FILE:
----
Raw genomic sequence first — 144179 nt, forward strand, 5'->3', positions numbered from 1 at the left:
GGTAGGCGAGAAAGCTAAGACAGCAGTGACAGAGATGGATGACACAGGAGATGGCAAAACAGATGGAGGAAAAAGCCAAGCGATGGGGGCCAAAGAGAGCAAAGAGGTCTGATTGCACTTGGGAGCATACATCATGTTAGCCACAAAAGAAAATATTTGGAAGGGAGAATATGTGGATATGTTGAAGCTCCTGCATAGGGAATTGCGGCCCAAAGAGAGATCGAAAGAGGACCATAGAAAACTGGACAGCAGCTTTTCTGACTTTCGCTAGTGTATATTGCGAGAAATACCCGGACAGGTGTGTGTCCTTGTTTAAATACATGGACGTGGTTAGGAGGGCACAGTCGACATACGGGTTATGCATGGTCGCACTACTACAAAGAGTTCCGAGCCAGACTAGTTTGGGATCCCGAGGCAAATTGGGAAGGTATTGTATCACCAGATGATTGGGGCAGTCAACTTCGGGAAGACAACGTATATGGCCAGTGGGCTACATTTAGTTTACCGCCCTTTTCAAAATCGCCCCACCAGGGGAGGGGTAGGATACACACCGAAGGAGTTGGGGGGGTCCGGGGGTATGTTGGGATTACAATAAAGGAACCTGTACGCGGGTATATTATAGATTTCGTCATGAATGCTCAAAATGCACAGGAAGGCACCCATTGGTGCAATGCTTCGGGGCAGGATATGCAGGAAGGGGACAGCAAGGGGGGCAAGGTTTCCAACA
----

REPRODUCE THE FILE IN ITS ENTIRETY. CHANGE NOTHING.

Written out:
Raw genomic sequence first — 144179 nt, forward strand, 5'->3', positions numbered from 1 at the left:
GGTAGGCGAGAAAGCTAAGACAGCAGTGACAGAGATGGATGACACAGGAGATGGCAAAACAGATGGAGGAAAAAGCCAAGCGATGGGGGCCAAAGAGAGCAAAGAGGTCTGATTGCACTTGGGAGCATACATCATGTTAGCCACAAAAGAAAATATTTGGAAGGGAGAATATGTGGATATGTTGAAGCTCCTGCATAGGGAATTGCGGCCCAAAGAGAGATCGAAAGAGGACCATAGAAAACTGGACAGCAGCTTTTCTGACTTTCGCTAGTGTATATTGCGAGAAATACCCGGACAGGTGTGTGTCCTTGTTTAAATACATGGACGTGGTTAGGAGGGCACAGTCGACATACGGGTTATGCATGGTCGCACTACTACAAAGAGTTCCGAGCCAGACTAGTTTGGGATCCCGAGGCAAATTGGGAAGGTATTGTATCACCAGATGATTGGGGCAGTCAACTTCGGGAAGACAACGTATATGGCCAGTGGGCTACATTTAGTTTACCGCCCTTTTCAAAATCGCCCCACCAGGGGAGGGGTAGGATACACACCGAAGGAGTTGGGGGGGTCCGGGGGTATGTTGGGATTACAATAAAGGAACCTGTACGCGGGTATATTATAGATTTCGTCATGAATGCTCAAAATGCACAGGAAGGCACCCATTGGTGCAATGCTTCGGGGCAGGATATGCAGGAAGGGGACAGCAAGGGGGGCAAGGTTTCCAACA